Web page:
ANWAR Ibrahim's wild and disproportionate celebrations over the defection of two Umno MPs were always going to be short-lived and bang on cue, the cheering from Pakatan Rakyat has stopped.
The problem is that the decision by Wilfred Mojilip Bumburing and Datuk Lajim Ukin to give their allegiance to Pakatan Rakyat is far from unconditional.
If they were totally committed to Pakatan Rakyat they could have simply joined one of the existing parties and that would have been the end of it but both men ruled this out from the outset.
Instead, they insisted on starting their own new parties. Lajim has created the Pakatan Perubahan Sabah (PPS) and Bumburing the Angkatan Perubahan Sabah (APS).
That's right, two new parties in a state where voters already have 14 to choose from but these two new parties are significant because they have no terms agreed with Pakatan.
Any negotiations about what jobs the two men would get in a Pakatan Government or about seat allocations must start with a blank sheet of paper – and no doubt with unreasonable expectations.
And already Lajim has fired his opening salvo demanding that his PPS be allowed to contest 17 of Sabah's 25 parliamentary seats. Given that Pakatan doesn't split the vote by fielding multiple candidates this means he wants most of the state. Nice try Lajim. Your loyalty to your new coalition will be noted.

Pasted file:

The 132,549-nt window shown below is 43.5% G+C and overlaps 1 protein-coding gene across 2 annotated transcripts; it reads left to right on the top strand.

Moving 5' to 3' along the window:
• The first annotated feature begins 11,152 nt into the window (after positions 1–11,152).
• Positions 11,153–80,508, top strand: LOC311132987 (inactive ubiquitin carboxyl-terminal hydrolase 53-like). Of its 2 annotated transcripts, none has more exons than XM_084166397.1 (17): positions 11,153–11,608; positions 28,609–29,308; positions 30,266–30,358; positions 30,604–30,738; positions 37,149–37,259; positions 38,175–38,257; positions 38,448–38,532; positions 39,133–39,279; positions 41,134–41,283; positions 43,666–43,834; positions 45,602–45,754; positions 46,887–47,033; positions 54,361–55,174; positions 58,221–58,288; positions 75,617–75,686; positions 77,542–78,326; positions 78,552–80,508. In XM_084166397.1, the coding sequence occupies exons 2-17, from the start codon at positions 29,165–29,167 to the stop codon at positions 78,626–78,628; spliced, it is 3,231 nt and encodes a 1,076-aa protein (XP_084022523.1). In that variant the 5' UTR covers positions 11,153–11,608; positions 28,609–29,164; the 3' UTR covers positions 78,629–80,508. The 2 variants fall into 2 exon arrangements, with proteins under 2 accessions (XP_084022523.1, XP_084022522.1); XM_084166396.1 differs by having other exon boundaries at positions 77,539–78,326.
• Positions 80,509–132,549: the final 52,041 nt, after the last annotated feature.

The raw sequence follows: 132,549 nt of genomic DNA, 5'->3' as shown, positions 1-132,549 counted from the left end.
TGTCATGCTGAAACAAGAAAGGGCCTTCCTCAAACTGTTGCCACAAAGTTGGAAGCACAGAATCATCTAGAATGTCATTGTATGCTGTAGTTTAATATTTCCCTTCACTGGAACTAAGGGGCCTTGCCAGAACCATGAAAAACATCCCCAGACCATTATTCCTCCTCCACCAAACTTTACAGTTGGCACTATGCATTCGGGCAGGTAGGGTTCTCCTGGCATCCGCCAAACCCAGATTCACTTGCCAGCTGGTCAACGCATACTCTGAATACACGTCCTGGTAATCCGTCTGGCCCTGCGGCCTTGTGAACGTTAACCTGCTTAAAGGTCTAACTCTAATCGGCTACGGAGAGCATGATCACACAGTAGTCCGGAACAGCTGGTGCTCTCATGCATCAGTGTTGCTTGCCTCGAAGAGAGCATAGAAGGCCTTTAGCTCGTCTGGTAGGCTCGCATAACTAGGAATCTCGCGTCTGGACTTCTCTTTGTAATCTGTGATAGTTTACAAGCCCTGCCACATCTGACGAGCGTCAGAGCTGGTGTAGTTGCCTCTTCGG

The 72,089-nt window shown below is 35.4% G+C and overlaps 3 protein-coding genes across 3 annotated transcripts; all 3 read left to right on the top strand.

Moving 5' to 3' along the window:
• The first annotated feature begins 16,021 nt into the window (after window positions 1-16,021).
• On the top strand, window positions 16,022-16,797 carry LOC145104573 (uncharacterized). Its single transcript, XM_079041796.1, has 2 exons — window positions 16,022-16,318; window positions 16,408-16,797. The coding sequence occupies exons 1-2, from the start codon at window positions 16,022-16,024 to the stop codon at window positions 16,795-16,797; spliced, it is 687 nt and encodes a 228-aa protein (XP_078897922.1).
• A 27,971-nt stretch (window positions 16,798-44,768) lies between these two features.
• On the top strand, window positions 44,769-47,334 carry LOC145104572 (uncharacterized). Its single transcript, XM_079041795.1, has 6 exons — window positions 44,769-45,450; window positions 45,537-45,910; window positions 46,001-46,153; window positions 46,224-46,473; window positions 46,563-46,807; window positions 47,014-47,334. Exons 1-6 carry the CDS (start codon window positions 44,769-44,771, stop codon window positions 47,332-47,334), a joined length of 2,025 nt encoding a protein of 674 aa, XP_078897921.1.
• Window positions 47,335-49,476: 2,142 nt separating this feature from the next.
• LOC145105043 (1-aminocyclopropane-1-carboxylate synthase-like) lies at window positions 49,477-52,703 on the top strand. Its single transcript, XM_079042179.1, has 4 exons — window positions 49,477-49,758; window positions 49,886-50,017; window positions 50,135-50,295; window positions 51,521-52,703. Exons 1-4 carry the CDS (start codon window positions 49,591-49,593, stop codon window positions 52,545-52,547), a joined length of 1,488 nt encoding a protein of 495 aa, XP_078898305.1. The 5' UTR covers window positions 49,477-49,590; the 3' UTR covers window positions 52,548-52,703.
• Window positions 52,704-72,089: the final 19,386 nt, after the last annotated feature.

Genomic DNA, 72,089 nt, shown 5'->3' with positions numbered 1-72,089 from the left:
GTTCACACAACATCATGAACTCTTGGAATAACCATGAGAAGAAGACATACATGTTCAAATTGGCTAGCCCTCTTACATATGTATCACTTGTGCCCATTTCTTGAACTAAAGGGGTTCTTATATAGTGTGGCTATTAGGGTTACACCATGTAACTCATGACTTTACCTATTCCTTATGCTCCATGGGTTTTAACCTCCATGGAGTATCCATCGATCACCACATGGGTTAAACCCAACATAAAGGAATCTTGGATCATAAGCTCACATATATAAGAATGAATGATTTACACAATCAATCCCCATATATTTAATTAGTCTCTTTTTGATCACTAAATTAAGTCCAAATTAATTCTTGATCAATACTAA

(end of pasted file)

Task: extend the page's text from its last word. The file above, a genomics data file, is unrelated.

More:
Remember, Pakatan Rakyat already has a seat deal in Sabah with the local Sabah Progressive Party (SAPP). Will the defection of just two MPs force Pakatan to tear up that deal and start again? Let's see.
But without overstating it, this episode has a real chance of following Pakatan across the water to its Peninsula states.
Already seat allocation talks between PKR, DAP and PAS over the 222 seats on offer at GE13 have stalled with all parties wanting a larger piece of the pie.
DAP, which contested more than 60 seats at GE12, recently stated that it wants to field candidates in 90 seats at GE13.
And even PAS has an inflated sense of entitlement on the grounds that it made such inroads in 2008. The fact that its fortunes have plummeted since then apparently count for nothing. It wants more seats.
Remember also, this is a party that has speculated about talks with Umno ahead of its seat allocation discussions with PKR. As a tactical move it wasn't very subtle but it could prove effective.
Both DAP and PAS will be watching with interest to see if Lajim and Bumburing manage to extract a good deal from the Pakatan Rakyat numbers men. That's why this issue is so much bigger and more important than Sabah.
Pakatan Rakyat would be well-advised to keep Anwar Ibrahim away from any negotiations with this duo.
Aside from the fact that Anwa
Anwar sees defection as a campaign tool which is as clean and legitimate as the other vote winning strategies of publishing a manifesto and explaining policies. You know, the things that normal political parties campaign on.
How odd that the two men Anwar celebrated as prize catches on Sunday are now set to hold him over a barrel.
If only he respected loyalty as a quality in those around him. Then he would be more likely to get some back. (The Choice)